When the most recent round of controversy over the Washington Redskins' name began this summer, NFL commissioner Roger Goodell defended the name in a letter to Congress. He wrote that the word "redskin" in its NFL context denoted "strength, courage, pride, and respect," an interpretation, he said, shared by "Americans generally, including Native Americans."
Goodell pointed to the supporting remarks of Stephen Dobson, a D.C.-area Inuit "chief" who'd said on a team-sponsored TV appearance that "redskin" was a "term of endearment," and that "when we were on the reservation, we'd call each other — 'Hey, what's up, redskin?'." Deadspin subsequently revealed that Dodson is not a chief in any traditional sense of the word and that the franchise's characterization of him as "a full-blooded American Inuit chief originally from the Aleutian Tribes of Alaska" was highly suspect for several reasons. Now the broader notion of Goodell's defense — that Native Americans generally don't mind the name — is under attack on NFL opening day, with New York's Oneida tribe announcing an anti-"Redskins" campaign that they plan to continue all season.
The first strike, the AP reports, will be a radio ad running in Washington next Monday, when the team plays its first game of the season. The ad will refer to "redskin" as "a racial slur" and call on Goodell to denounce the name in the same way he condemned Eagles wide receiver for using the n-word during an incident caught on tape this summer. The tribe has also launched a website and Twitter account associated with their campaign; the site urges fans to tweet using the hashtag #changethemascot and, in a clever move that has no doubt already triggered some consternation in the offices of the league's broadcast partners, provides a printable anti-"Redskin" poster for activism-minded fans to sneak into games.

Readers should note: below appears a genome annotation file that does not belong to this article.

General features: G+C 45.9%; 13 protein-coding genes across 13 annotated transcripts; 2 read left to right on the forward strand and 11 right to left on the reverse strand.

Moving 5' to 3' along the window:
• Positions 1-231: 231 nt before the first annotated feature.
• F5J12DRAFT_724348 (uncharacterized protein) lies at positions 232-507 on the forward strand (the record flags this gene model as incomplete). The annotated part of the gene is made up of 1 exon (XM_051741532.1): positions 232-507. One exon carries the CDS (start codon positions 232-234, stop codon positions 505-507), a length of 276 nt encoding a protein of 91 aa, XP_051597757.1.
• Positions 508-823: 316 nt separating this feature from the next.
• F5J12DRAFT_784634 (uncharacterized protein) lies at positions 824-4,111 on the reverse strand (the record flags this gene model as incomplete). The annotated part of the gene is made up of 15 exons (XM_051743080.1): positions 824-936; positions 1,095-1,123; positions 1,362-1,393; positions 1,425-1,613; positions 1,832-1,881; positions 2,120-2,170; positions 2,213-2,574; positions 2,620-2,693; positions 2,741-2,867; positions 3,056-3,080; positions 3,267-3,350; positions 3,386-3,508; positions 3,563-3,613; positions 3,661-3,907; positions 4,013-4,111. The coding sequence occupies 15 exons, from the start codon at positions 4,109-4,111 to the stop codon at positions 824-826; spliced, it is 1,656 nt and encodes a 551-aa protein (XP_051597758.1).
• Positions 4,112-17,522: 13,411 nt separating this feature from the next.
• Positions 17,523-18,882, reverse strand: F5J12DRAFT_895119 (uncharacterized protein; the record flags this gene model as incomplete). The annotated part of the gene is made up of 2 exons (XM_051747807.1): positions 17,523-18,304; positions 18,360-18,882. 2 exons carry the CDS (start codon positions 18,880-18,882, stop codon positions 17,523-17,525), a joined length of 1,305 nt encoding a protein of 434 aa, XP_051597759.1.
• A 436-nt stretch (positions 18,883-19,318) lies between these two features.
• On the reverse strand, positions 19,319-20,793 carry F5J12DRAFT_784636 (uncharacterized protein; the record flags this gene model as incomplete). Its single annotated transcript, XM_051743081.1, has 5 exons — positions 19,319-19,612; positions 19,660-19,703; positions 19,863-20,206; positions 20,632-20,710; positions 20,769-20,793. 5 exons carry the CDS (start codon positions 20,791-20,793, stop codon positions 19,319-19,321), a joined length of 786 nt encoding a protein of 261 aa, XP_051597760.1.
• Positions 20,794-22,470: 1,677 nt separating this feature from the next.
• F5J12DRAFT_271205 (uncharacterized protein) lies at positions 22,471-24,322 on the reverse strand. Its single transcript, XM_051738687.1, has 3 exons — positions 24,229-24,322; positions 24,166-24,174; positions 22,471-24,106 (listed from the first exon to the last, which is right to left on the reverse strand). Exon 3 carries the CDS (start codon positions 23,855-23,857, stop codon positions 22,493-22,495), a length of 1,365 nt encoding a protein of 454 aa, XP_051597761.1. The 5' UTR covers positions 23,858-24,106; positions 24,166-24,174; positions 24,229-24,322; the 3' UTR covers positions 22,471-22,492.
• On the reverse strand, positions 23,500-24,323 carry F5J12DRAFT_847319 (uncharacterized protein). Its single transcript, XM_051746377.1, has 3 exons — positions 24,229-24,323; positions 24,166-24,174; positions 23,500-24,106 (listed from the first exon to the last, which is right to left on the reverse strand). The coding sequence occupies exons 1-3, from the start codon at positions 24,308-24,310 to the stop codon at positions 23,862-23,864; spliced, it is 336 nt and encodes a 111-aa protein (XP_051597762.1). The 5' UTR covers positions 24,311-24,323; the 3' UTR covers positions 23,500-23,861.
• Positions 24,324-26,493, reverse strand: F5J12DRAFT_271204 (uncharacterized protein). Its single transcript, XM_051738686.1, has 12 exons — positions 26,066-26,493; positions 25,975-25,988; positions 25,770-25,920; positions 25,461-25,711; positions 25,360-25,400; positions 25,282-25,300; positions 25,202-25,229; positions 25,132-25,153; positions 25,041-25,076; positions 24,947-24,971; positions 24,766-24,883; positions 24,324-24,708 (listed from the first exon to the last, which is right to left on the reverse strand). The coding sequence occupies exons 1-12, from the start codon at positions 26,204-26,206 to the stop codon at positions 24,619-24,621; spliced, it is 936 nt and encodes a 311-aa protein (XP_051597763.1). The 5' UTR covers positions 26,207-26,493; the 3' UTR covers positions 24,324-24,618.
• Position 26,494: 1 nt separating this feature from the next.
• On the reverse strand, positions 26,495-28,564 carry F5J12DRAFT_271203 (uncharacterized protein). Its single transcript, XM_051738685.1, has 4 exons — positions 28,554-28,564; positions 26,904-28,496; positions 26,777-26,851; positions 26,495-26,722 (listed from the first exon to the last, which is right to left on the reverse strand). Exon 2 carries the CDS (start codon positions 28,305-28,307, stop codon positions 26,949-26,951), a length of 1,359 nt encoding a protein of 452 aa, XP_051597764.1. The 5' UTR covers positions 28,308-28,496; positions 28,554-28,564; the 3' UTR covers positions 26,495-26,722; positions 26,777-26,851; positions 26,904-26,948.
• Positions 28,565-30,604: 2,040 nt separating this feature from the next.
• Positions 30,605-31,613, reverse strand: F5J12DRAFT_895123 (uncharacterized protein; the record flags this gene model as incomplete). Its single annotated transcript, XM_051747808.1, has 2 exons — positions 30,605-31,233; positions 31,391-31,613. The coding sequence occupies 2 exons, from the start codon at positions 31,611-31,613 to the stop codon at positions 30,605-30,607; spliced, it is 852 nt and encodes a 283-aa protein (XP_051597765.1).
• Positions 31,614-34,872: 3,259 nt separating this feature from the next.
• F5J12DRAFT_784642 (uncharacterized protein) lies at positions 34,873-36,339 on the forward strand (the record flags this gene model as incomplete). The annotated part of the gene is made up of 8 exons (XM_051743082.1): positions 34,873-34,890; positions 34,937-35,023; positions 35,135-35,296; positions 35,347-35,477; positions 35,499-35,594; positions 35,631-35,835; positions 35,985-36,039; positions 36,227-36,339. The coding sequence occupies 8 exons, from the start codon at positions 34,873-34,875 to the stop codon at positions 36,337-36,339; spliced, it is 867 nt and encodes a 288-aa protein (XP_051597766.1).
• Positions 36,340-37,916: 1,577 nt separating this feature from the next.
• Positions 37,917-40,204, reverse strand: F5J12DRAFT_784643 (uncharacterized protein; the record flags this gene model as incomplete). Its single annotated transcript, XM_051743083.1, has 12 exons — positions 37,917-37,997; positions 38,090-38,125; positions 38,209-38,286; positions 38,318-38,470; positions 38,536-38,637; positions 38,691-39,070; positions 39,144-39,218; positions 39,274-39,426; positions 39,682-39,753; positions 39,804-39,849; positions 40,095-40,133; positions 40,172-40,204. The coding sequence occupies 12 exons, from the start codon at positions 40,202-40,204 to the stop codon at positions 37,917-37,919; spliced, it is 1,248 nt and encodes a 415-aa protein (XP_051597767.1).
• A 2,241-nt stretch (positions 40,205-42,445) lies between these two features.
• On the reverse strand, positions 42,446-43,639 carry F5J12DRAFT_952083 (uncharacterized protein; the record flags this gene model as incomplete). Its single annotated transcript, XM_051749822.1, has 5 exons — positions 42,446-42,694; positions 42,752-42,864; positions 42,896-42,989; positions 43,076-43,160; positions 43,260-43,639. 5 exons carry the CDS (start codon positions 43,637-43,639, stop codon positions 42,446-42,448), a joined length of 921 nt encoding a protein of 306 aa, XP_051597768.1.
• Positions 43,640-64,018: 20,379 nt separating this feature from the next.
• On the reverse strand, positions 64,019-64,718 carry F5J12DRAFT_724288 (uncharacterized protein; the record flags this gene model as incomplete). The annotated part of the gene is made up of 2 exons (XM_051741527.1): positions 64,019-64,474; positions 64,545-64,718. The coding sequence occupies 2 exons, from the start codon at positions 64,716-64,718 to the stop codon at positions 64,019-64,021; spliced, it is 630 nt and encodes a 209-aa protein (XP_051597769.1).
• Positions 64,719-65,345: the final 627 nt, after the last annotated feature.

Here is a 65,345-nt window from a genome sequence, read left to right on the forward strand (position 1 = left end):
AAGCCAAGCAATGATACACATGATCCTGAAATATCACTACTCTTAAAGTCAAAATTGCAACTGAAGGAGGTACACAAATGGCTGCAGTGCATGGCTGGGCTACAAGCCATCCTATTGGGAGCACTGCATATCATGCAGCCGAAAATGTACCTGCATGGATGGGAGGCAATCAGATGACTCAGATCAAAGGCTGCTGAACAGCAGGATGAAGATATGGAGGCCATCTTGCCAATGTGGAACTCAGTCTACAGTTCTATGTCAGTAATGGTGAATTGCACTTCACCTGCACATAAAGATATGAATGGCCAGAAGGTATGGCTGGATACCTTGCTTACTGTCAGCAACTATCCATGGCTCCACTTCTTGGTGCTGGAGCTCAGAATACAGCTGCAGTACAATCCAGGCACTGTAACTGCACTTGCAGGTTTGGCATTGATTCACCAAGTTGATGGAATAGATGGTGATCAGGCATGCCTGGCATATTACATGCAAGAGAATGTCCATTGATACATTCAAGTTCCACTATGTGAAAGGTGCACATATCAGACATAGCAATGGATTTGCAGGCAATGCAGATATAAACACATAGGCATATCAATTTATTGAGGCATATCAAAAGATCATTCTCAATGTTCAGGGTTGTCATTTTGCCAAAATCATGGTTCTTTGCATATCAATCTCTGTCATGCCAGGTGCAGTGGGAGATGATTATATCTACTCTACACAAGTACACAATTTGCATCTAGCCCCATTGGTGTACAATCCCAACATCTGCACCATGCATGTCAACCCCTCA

While public sentiment is by all measures still on the NFL's side of the issue — the most recent poll found only 11% of Americans believed the name should be changed — the lack of widespread or organized Indian opposition has always been one of the key talking points for defenders of the status quo. A Native American organization with resources to pursue a concerted activist effort — the Oneida tribe is represented by a Harvard Law grad named Ray Halbritter and, yes, operates a casino — could be a game-changer for a league that likes its games just the way they are.